Local farmers are struggling to cope with changes brought on by Covid-19. For some, business is booming, but for others, the outbreak is a nightmare.
Jennifer Krell Davis is a Board Member of the Red Hills Small Farm Alliance. The non-profit has an online market where local farmers can sell goods. Krell Davis says demand for fresh produce has been increasing over the years. Now, due to Covid-19, there's been a spike in sales.
"A lot of our customers that were only getting one bag of produce are [now] getting two or three bags," Krell Davis says.
She says some of these customers might be using the extra produce to prep and freeze for the future. However, determining whether that demand will continue is a concern for Kelly and Christina Cogswell. They're owners of Paradise Found Farms and specialize in raising chickens on pastures and selling the meat.
"It has been to this point absolutely crazy," Kelly Cogswell says. "The shortage of product[s] in the traditional grocery stores has driven more customers to us than we can handle."
The farm usually processes chickens on Fridays, and that's enough to last two to three weeks. Now, due to the demand surge, it will only last one week.
"It takes eight weeks to grow a bird, right? So we can only do what we have ready to harvest. We have a lot of birds on the ground, but we have birds that are two weeks old, four weeks old, six weeks old," Christina Cogswell says.
They haven't run out of chickens yet. One of their main concerns is whether increasing production will hurt the farm.
"So if we try to increase production to keep up because we don't know how long this is going to last, are we going to end up on the wrong side of the curve at the end," Kelly Cogswell says.
They're planning to ramp up production. The Cogswell's added on-farm pick up as an option to customers, and other local farms like Orchard Pond have started doing that as well.
"It's been interesting to learn and develop with it. It's kept us on our toes. And of course, we want to be able to feed folks," says Orchard Pond sales manager Katie Reeves.
However, she says it's too soon to tell whether the increase in sales is due to Covid-19.
How the coronavirus outbreak impacts farmers depends on how heavily they rely on restaurants and grocery store clients. Orchard Pond works with Whole Foods and Publix, and that provides extra stability as restaurants close and switch to curbside pickup. However, other farms without those contracts are getting walloped.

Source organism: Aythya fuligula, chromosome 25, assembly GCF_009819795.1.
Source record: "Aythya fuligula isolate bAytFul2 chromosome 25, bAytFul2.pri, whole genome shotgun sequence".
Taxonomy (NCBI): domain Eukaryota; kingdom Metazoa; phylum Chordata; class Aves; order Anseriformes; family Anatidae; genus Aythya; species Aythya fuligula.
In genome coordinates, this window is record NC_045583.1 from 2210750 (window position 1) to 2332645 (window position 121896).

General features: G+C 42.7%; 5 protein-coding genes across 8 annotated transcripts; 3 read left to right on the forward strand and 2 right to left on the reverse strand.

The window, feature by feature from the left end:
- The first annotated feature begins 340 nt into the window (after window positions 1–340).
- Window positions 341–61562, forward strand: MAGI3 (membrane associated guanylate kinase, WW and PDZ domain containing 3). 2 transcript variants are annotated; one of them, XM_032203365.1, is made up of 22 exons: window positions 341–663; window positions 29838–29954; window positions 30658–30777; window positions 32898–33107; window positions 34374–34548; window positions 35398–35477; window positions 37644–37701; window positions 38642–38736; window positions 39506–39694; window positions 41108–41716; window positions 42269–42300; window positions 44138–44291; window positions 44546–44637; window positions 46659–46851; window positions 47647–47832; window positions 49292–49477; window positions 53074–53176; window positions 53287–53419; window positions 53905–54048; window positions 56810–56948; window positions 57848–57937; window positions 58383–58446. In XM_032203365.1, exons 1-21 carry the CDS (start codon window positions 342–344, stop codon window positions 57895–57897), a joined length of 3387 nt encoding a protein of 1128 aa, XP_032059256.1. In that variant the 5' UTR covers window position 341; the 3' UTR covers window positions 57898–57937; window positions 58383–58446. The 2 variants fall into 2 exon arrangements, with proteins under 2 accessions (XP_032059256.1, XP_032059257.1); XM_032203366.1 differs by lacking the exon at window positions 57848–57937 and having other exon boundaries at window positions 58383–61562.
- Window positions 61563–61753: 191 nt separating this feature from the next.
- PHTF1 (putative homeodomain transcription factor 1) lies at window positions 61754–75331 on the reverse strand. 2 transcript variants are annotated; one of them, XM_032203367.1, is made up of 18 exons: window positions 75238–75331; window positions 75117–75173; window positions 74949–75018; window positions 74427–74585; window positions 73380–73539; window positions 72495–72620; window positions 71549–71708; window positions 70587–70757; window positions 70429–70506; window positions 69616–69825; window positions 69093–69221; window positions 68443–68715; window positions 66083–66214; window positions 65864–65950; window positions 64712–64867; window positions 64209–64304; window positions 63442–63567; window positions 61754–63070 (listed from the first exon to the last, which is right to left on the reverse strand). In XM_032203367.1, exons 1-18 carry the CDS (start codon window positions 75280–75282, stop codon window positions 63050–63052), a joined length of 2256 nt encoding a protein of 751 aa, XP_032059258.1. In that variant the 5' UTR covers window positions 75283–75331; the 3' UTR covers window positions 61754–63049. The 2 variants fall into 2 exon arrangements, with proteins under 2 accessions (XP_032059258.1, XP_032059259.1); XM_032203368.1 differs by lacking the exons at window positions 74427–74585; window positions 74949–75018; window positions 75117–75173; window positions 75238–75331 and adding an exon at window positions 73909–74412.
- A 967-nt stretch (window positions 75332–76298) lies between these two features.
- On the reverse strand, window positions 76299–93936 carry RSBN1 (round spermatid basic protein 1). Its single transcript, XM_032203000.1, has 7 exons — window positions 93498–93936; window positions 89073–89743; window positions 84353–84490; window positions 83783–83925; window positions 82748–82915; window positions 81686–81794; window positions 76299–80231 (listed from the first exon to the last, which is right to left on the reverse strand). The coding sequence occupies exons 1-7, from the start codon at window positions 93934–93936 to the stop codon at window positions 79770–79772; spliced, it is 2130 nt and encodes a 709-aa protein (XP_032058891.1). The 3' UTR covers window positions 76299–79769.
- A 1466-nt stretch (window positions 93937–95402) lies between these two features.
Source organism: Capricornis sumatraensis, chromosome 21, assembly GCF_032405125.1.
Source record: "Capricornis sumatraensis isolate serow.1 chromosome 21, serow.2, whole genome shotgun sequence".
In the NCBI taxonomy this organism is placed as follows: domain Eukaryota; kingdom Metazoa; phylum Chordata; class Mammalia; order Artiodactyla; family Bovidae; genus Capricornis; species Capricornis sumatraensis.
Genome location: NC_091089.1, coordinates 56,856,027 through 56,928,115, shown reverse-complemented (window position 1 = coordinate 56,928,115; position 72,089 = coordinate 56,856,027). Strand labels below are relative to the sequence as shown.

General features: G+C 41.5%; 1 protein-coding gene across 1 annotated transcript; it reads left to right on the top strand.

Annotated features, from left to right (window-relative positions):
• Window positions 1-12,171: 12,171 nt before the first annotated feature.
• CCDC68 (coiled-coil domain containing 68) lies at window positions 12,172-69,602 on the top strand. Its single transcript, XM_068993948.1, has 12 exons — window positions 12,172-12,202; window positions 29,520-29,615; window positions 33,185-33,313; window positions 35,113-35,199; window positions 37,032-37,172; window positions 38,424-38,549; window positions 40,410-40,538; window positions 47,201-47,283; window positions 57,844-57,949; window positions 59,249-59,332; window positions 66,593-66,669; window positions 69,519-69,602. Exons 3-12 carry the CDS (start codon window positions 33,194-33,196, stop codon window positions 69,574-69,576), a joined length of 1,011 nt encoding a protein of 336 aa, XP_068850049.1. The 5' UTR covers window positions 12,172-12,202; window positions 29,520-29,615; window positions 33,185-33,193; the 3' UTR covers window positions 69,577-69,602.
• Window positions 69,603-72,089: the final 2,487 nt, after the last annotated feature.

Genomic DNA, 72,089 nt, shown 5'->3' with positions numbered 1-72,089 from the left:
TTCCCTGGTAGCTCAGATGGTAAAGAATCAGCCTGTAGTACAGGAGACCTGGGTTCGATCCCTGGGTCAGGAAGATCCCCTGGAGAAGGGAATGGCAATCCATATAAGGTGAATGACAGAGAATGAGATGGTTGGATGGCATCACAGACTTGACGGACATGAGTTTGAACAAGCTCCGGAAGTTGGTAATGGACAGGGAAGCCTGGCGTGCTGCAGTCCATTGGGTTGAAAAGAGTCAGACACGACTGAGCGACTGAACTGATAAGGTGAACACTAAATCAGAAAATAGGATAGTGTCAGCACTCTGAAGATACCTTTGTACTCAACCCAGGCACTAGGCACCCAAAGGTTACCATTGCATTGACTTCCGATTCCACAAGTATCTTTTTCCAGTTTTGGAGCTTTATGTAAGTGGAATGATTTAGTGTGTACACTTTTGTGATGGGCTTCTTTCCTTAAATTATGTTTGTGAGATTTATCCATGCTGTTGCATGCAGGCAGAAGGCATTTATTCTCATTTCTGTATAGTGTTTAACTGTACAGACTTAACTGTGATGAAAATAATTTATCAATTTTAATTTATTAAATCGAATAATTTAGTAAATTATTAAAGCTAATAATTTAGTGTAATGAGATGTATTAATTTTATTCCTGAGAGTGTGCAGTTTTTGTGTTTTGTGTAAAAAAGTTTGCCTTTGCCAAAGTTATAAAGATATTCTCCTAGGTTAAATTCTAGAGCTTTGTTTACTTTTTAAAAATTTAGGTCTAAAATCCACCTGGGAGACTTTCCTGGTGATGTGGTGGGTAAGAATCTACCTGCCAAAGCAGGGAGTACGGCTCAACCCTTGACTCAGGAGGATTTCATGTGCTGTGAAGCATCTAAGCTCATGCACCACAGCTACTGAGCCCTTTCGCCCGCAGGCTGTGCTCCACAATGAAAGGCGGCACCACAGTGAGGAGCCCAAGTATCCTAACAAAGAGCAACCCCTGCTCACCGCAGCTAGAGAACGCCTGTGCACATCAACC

"Oh, it's been a nightmare," says Josh Saul, owner and operator of Play of Sunlight Mushrooms.
It's an indoor farm that grows specialty mushrooms—like chestnut, oyster and lion's mane. Saul relies on restaurants for sales, and he says last week, almost all of his orders were canceled. Now, his primary source of income is through the Red Hills Online Farmers Market.
"So we can't pay our bills with that. Not even close," Saul says.
His business model involves selling 40 to 50 pounds of mushrooms per restaurant. That operation is expensive, and the demand through the online market is not enough. Meanwhile, Sarah Bardolph, owner, and operator of Ripe City Urban Farms, says before Covid-19, she was selling spring mixes to seven local restaurants. Now, only the Bark is accepting her orders.
"So luckily, I'm small enough, and my overhead is low enough that I'm just kind of hunkering down and still planting seeds for the future. Getting more of my spring crops in the ground and hoping for some swift change and return to normal," Bardolph says.
Bardolph is now planning to diversify what she grows to manage changes in the market.
"So I no longer feel like I need to grow six rows of tomatoes this season or five rows of beans because I wouldn't be able to sell all of that, and I don't want food going to waste," Bardolph says.
Her challenge now, along with other local farmers, is figuring out what this new market will look like.